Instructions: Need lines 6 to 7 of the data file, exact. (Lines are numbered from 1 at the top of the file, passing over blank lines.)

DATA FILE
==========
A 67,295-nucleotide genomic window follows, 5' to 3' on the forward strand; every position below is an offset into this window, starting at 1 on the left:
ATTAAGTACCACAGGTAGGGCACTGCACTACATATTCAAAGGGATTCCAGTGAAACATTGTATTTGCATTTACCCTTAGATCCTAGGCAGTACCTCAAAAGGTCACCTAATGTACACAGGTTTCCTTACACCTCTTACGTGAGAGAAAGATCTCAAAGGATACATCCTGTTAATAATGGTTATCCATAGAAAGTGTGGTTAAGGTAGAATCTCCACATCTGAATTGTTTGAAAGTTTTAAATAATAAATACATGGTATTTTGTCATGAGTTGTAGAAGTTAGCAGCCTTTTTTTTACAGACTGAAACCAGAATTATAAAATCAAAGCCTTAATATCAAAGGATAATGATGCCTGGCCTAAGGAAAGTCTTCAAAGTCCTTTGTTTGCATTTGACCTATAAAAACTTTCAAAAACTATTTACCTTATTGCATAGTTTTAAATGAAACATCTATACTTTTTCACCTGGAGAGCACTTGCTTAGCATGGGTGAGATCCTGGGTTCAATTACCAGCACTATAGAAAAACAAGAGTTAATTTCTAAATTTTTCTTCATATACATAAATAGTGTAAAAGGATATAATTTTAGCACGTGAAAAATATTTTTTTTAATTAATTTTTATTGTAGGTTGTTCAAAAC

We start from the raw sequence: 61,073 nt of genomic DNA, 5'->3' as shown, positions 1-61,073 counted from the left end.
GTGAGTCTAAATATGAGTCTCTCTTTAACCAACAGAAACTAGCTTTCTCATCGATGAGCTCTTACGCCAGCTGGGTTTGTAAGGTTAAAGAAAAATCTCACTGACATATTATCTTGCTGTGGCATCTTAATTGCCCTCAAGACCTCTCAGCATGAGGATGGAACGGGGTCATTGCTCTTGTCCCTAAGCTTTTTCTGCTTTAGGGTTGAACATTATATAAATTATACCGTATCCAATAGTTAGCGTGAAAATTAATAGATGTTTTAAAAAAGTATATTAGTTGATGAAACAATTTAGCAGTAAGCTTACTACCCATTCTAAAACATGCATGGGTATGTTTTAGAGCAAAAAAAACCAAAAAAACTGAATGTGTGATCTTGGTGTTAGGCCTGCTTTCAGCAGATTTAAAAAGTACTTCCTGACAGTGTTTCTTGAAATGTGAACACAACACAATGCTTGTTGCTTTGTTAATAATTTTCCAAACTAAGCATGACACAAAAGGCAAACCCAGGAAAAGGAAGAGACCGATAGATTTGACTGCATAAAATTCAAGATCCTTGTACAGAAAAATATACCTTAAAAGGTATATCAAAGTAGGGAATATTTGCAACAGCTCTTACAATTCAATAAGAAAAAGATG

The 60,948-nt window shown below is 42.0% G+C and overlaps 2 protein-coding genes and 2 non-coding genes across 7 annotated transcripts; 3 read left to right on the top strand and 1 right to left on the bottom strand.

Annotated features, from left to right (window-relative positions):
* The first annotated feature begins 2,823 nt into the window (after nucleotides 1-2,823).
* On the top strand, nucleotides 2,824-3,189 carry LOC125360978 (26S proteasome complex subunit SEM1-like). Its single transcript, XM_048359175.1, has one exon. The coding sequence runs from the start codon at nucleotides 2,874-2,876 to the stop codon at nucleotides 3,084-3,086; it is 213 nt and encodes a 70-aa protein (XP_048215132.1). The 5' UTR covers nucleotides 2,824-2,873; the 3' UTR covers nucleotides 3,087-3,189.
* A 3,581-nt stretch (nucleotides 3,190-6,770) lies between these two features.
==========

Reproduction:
Annotated features, from left to right (window-relative positions):
* The first annotated feature begins 2,823 nt into the window (after nucleotides 1-2,823).